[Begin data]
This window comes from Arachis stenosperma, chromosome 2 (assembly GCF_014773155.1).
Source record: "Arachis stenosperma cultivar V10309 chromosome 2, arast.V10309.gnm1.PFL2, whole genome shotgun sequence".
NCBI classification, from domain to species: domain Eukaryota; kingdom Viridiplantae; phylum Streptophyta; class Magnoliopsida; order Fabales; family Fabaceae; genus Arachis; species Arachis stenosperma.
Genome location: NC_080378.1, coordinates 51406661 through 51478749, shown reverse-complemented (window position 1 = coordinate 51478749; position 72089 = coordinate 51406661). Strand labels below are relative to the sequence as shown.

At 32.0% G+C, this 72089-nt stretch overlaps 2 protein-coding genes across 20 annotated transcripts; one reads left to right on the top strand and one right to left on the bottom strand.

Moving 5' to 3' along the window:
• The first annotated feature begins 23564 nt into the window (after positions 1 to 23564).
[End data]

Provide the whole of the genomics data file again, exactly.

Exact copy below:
This window comes from Arachis stenosperma, chromosome 2 (assembly GCF_014773155.1).
Source record: "Arachis stenosperma cultivar V10309 chromosome 2, arast.V10309.gnm1.PFL2, whole genome shotgun sequence".
NCBI classification, from domain to species: domain Eukaryota; kingdom Viridiplantae; phylum Streptophyta; class Magnoliopsida; order Fabales; family Fabaceae; genus Arachis; species Arachis stenosperma.
Genome location: NC_080378.1, coordinates 51406661 through 51478749, shown reverse-complemented (window position 1 = coordinate 51478749; position 72089 = coordinate 51406661). Strand labels below are relative to the sequence as shown.

At 32.0% G+C, this 72089-nt stretch overlaps 2 protein-coding genes across 20 annotated transcripts; one reads left to right on the top strand and one right to left on the bottom strand.

Moving 5' to 3' along the window:
• The first annotated feature begins 23564 nt into the window (after positions 1 to 23564).